Operation of the platform 104 of
In a first step S1, it is determined whether there is a new distribution instruction for a digital media product. In particular, when the asset management module 130 receives new media master files and/or metadata corresponding to a new product, one or more new distribution instructions are generated in the scheduling file 142, depending on the number of distribution platforms to which the product is to be transmitted.
If in step S1 there is no new distribution instruction, the next step is S2, in which there is for example a one-hour delay before step S1 is repeated. On the other hand, if in step S1 a new distribution instruction is identified, the next step is S3.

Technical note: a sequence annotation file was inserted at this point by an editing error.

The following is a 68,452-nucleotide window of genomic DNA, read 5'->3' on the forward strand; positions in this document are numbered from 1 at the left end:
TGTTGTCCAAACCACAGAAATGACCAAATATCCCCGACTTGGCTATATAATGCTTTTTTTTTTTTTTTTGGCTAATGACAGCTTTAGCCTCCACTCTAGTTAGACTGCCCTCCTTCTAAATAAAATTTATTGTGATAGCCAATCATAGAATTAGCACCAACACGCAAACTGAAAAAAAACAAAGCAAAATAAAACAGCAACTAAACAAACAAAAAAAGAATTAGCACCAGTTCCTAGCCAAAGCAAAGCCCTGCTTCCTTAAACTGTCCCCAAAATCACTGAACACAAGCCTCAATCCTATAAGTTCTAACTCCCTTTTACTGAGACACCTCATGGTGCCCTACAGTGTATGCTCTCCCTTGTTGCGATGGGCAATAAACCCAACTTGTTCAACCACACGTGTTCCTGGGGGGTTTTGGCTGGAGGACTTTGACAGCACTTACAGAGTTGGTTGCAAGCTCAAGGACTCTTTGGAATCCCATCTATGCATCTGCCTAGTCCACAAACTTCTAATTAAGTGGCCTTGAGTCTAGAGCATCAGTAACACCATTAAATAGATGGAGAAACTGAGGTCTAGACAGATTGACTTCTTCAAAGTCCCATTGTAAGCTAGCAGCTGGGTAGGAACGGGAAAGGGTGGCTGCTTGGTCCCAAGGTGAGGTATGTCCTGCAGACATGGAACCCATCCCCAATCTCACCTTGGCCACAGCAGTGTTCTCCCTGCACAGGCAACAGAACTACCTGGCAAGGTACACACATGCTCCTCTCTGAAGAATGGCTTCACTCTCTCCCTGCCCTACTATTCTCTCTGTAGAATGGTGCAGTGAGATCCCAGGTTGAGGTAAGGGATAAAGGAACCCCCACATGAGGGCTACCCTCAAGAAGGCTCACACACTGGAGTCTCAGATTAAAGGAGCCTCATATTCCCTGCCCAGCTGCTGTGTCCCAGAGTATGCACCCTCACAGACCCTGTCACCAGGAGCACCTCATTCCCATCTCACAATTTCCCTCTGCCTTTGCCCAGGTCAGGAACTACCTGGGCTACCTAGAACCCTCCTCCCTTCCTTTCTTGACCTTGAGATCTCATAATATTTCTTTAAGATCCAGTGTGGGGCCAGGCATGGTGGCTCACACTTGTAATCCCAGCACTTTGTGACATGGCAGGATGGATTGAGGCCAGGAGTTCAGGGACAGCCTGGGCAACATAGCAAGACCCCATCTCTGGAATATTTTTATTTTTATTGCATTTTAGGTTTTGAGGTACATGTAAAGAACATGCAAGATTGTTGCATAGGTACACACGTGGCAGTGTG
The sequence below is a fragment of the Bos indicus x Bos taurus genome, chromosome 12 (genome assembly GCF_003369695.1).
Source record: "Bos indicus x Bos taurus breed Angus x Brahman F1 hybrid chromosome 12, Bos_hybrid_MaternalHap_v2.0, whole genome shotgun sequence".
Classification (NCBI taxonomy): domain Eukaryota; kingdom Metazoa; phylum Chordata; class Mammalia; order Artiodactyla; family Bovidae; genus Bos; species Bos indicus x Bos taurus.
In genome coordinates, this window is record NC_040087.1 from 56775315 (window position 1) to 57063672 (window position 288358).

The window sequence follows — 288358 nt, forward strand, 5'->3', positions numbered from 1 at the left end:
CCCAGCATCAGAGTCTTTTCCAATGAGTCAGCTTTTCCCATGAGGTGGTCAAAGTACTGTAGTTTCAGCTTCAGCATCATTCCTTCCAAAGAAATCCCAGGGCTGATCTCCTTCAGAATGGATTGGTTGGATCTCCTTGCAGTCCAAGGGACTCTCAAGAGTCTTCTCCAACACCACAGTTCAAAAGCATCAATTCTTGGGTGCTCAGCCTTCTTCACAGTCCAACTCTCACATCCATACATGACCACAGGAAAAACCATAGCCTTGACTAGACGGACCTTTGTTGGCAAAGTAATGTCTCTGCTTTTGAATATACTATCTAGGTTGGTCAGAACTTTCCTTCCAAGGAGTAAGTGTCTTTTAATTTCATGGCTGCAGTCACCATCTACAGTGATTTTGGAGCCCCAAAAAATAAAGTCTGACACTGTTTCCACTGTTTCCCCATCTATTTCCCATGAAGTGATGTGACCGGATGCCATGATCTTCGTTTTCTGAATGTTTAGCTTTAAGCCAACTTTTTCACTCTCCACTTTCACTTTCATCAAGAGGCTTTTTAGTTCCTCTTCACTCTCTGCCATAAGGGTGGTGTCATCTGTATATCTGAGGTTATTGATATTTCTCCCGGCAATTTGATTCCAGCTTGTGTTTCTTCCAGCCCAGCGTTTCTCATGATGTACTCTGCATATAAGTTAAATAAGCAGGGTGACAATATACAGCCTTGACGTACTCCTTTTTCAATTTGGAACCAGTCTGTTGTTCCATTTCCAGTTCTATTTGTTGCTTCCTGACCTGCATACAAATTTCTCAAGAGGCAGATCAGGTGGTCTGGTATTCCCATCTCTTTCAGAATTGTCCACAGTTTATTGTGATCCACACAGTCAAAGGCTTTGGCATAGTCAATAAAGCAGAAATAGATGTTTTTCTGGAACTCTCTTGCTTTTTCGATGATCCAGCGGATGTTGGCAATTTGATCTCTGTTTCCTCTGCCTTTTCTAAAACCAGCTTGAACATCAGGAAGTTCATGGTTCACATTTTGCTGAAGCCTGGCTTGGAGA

In step S3, the product data corresponding to the product is obtained. This data may be extracted from metadata provided for a given product, and indicates the product parts that are to form the digital media product. For example, in the ease of a music album, it indicates the tracks forming the album, as well as any album art to be supplied with the album product. Furthermore, the product information may indicate what metadata is to be included with the product, such as pricing information, track or film titles, and information relevant to a particular release in a particular country of a media content.
In a next step S4, it is determined whether all of the parts of the product already exist in the product memory 140. This step involves a check by the media provisioning module 148 as to whether any or all of the product parts have been the subject of a previous order, and if so whether they are still stored in the product memory 140. In particular, as will be described in more detail below, if the product data for this product has already been generated, it may be retrieved directly from product memory 140 of